But I digress. In 2017, as taking on as much feedback from the fans as humanly possible, Bungie released the highly anticipated Destiny 2. Before its release, there was a stiff air of apprehension regarding how the game would be received; Had Bungie listened to the waves of fans who shouted “Bungie, fix your game!” every time their connection dropped, or their fireteam was once again wiped out by an overpowered enemy? Would this be the game fans had dreamed of and that the creators aspired to make the first-time round?

I may have my limitations with experience of FPS; I don’t claim to be an expert by any means. But Destiny 2 was a fucking triumph. It was exciting, challenging and beautifully designed; the vistas and commitment to detail were outstanding as you ran, glided and blasted your way into battle. There was a real team spirit between players when we all congregated at The Farm; I played football with around 6 other players at one point, forgetting entirely that I was playing an online FPS game. The main questline progressed at a good pace, had a believable and well-developed plot and a worthy nemesis to fight at the end. And, of course, Nathan Fillion and his pet chicken.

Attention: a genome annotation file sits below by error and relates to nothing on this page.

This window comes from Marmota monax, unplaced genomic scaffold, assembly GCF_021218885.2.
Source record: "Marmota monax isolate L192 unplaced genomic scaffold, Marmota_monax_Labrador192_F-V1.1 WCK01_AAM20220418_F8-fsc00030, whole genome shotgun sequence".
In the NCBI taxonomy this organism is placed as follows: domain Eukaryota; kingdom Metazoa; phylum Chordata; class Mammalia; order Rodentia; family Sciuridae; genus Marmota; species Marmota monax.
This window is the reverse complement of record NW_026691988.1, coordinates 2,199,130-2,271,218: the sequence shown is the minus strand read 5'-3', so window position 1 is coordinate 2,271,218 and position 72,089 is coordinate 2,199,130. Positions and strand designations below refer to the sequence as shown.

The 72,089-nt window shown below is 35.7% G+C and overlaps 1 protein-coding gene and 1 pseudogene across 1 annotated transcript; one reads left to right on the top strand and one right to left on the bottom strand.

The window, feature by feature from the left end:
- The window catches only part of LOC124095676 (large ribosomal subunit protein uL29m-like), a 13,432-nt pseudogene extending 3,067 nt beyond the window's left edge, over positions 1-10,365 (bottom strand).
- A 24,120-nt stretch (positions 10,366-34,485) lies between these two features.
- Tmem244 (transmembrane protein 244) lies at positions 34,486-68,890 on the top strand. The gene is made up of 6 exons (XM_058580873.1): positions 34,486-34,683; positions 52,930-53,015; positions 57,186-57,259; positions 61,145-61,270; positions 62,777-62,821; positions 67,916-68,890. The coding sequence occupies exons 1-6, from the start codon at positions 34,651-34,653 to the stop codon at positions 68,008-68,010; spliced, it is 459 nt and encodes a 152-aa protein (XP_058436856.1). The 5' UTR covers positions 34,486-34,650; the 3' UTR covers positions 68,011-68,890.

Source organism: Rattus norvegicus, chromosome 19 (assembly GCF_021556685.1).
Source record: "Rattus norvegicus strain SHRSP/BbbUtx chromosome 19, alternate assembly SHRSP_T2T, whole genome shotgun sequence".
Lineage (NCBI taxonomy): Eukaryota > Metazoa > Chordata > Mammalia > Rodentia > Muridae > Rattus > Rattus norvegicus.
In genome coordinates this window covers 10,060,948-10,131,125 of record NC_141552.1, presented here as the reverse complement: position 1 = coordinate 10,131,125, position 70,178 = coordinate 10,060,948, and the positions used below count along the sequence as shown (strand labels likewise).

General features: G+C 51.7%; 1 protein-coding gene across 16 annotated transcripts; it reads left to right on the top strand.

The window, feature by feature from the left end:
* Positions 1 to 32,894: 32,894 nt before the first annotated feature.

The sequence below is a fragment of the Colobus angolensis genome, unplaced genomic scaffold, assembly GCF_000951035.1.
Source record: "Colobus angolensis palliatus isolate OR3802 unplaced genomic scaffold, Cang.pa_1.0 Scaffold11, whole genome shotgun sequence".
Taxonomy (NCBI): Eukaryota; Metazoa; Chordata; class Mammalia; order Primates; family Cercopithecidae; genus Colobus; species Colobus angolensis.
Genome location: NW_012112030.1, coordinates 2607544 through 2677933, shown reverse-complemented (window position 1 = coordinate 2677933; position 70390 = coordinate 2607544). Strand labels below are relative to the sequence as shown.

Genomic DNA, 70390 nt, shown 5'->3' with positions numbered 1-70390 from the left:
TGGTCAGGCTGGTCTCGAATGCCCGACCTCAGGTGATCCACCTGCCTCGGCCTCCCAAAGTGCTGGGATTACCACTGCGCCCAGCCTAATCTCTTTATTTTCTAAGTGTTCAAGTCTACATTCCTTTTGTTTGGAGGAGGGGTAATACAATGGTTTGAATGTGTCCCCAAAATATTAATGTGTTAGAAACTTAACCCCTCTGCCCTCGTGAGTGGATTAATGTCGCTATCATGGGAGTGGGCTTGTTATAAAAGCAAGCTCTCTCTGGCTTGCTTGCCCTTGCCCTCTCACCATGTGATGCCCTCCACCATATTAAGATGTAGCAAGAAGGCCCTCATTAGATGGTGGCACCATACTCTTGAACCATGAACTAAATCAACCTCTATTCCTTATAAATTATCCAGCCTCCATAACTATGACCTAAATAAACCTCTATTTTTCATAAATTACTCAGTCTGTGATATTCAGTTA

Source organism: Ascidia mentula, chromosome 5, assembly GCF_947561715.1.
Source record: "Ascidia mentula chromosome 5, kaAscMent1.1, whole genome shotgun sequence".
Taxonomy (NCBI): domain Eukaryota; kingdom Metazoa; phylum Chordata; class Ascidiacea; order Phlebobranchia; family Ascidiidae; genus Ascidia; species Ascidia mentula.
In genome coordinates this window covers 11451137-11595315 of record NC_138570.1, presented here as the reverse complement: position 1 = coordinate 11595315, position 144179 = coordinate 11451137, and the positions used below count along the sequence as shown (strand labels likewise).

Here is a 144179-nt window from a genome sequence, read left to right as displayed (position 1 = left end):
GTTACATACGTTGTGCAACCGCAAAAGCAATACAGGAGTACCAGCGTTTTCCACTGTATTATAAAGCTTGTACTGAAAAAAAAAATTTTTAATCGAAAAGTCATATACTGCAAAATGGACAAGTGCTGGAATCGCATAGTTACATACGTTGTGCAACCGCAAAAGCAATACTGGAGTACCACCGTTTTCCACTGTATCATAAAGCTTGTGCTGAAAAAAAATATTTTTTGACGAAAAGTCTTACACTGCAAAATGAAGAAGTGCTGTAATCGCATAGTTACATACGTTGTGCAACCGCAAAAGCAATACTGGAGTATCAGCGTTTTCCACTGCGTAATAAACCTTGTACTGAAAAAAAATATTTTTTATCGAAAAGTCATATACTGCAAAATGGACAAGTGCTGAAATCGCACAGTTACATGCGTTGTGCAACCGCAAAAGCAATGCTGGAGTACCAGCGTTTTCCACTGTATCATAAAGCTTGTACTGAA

Having bought the game the day after release, I anticipated a few lag and connection issues but to this date, my connection hasn’t been dropped once, whether I was playing solo or with friends, much to my surprise. What caught me out was how accessible Destiny 2 was for new players to the franchise and/or genre. The controls were easy to remember, and the player is presented with a choice of layouts, meaning that we tweaked the settings slightly to resemble the Halo 2 controls since I was playing it in between Destiny 2 sessions. Upgrading, changing and even destroying weapons was simple and straightforward, which made getting to grips with the different playing styles far easier than the previous instalment. It was well signposted without holding your hand the whole way and the transport and maps systems gave a real sense of freedom which you often don’t get with a typically linear genre. The controller sensitivity system is also far superior allowing for a more natural feel when scanning the horizon and aiming at your foes, as well as more accuracy when gliding and strafing. I actually became quite good at it which, having read this far, you probably aren’t wrong to assume that I’m absolutely shite at these types of games.